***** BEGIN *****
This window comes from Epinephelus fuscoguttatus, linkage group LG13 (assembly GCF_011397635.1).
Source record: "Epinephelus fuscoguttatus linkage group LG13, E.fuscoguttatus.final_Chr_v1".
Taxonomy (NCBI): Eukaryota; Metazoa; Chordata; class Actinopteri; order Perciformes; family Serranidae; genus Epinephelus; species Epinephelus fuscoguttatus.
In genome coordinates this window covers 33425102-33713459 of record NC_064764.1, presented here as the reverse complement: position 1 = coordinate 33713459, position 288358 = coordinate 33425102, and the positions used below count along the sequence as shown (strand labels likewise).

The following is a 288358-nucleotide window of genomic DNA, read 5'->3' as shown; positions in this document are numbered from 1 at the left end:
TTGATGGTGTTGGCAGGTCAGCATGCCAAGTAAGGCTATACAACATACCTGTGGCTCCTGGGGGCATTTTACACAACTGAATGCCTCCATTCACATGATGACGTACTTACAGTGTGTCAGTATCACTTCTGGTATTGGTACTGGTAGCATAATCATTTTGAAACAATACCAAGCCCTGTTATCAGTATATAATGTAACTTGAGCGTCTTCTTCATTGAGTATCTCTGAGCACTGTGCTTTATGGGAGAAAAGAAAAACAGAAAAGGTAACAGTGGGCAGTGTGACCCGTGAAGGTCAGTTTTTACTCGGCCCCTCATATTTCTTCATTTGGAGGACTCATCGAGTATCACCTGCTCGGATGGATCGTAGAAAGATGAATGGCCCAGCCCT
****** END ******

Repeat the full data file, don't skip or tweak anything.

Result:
This window comes from Epinephelus fuscoguttatus, linkage group LG13 (assembly GCF_011397635.1).
Source record: "Epinephelus fuscoguttatus linkage group LG13, E.fuscoguttatus.final_Chr_v1".
Taxonomy (NCBI): Eukaryota; Metazoa; Chordata; class Actinopteri; order Perciformes; family Serranidae; genus Epinephelus; species Epinephelus fuscoguttatus.
In genome coordinates this window covers 33425102-33713459 of record NC_064764.1, presented here as the reverse complement: position 1 = coordinate 33713459, position 288358 = coordinate 33425102, and the positions used below count along the sequence as shown (strand labels likewise).

The following is a 288358-nucleotide window of genomic DNA, read 5'->3' as shown; positions in this document are numbered from 1 at the left end:
TTGATGGTGTTGGCAGGTCAGCATGCCAAGTAAGGCTATACAACATACCTGTGGCTCCTGGGGGCATTTTACACAACTGAATGCCTCCATTCACATGATGACGTACTTACAGTGTGTCAGTATCACTTCTGGTATTGGTACTGGTAGCATAATCATTTTGAAACAATACCAAGCCCTGTTATCAGTATATAATGTAACTTGAGCGTCTTCTTCATTGAGTATCTCTGAGCACTGTGCTTTATGGGAGAAAAGAAAAACAGAAAAGGTAACAGTGGGCAGTGTGACCCGTGAAGGTCAGTTTTTACTCGGCCCCTCATATTTCTTCATTTGGAGGACTCATCGAGTATCACCTGCTCGGATGGATCGTAGAAAGATGAATGGCCCAGCCCT